- Renewing and perpetuating fellowship/camaraderie among retired, former and current military men and women who served with, or were attached to, USMC engineer units;
- Locating those who served and preserving their legacy;
- Preserving an accurate historical record of USMC engineers and units, especially those conducted during combat operations; and
- Fostering solidarity among Marine Corps engineers.
MCEA also recognizes the superior achievement of active duty and reserve Marines at an annual awards banquet.
The monument, in final stages of construction, will be formally "donated" to the NMMC in May. The MCEA began raising funds for the monument project in 2012 and has collected the $65,000 total required. For anyone interested, it is still possible to contribute to this effort by going to the MCEA website. All contributors will be listed on the website as well as in the dedication ceremony program; copies will be provided to all contributors and attendees. Additionally, contributors will receive unique monument mementos commemorating the occasion. Everyone interested in attending the monument dedication on 14 May, 2014 or needing more information should contact Ken Frantz at email: execdir[at]marcorengasn.org, or by phone: (936) 273-4830.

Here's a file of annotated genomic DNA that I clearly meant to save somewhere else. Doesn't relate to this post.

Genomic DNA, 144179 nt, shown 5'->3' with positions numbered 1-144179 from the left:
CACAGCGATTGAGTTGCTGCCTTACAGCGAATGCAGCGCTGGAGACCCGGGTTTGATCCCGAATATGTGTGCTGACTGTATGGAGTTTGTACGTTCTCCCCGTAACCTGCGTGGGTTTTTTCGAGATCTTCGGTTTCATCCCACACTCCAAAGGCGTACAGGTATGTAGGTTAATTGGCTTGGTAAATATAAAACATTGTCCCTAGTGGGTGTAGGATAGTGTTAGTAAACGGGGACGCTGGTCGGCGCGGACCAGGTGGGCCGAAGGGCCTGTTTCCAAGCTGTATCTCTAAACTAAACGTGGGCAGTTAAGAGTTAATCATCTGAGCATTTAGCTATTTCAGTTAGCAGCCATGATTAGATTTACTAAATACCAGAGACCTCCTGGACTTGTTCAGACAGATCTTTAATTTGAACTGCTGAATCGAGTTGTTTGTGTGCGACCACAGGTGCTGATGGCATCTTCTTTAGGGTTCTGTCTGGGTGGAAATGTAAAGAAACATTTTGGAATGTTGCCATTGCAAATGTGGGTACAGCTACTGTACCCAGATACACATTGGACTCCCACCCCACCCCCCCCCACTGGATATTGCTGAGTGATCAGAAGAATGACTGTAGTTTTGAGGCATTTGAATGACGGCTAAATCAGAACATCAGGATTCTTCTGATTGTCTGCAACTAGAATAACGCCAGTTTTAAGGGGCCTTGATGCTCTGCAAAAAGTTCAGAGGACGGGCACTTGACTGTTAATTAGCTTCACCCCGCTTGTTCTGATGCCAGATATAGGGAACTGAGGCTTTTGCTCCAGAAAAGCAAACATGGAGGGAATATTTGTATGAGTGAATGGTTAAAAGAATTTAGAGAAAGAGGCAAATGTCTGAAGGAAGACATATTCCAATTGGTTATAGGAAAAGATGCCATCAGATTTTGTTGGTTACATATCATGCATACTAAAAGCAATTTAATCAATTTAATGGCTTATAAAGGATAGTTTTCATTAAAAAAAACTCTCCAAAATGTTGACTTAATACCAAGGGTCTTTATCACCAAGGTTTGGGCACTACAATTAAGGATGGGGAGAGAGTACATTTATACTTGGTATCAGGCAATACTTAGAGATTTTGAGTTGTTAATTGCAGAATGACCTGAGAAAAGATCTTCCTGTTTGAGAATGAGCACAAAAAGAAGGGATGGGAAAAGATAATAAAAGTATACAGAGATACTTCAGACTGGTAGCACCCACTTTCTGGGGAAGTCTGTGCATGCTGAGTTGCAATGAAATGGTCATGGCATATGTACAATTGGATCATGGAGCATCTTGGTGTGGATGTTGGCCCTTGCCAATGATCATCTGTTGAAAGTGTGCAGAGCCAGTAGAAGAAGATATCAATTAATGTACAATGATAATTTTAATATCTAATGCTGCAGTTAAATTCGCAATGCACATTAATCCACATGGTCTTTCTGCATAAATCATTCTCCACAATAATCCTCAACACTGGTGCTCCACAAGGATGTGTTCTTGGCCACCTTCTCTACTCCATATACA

You're more freaked up than a Chinese fire drill.
You could screw up a one car funeral procession.
Where is the stick? Sir, what stick sir? The stick you stirred this sh-t with private!
Cpl. McKee '59-'63
Aloha, Sgt. Grit,
I went through BC at MCRD starting in June of '63 and was issued brown leather. After ITR, I was sent back to MCRD, assigned to Schools Battalion (about October) and noticed Marines on base wearing black leather. Sometime before I left MCRD in November, '64 we had all made the change. I don't know if this coincided with Marines stationed elsewhere, but I still remember those spit-shined brown dress shoes and I never, subsequently, ever had any shoes so squared away!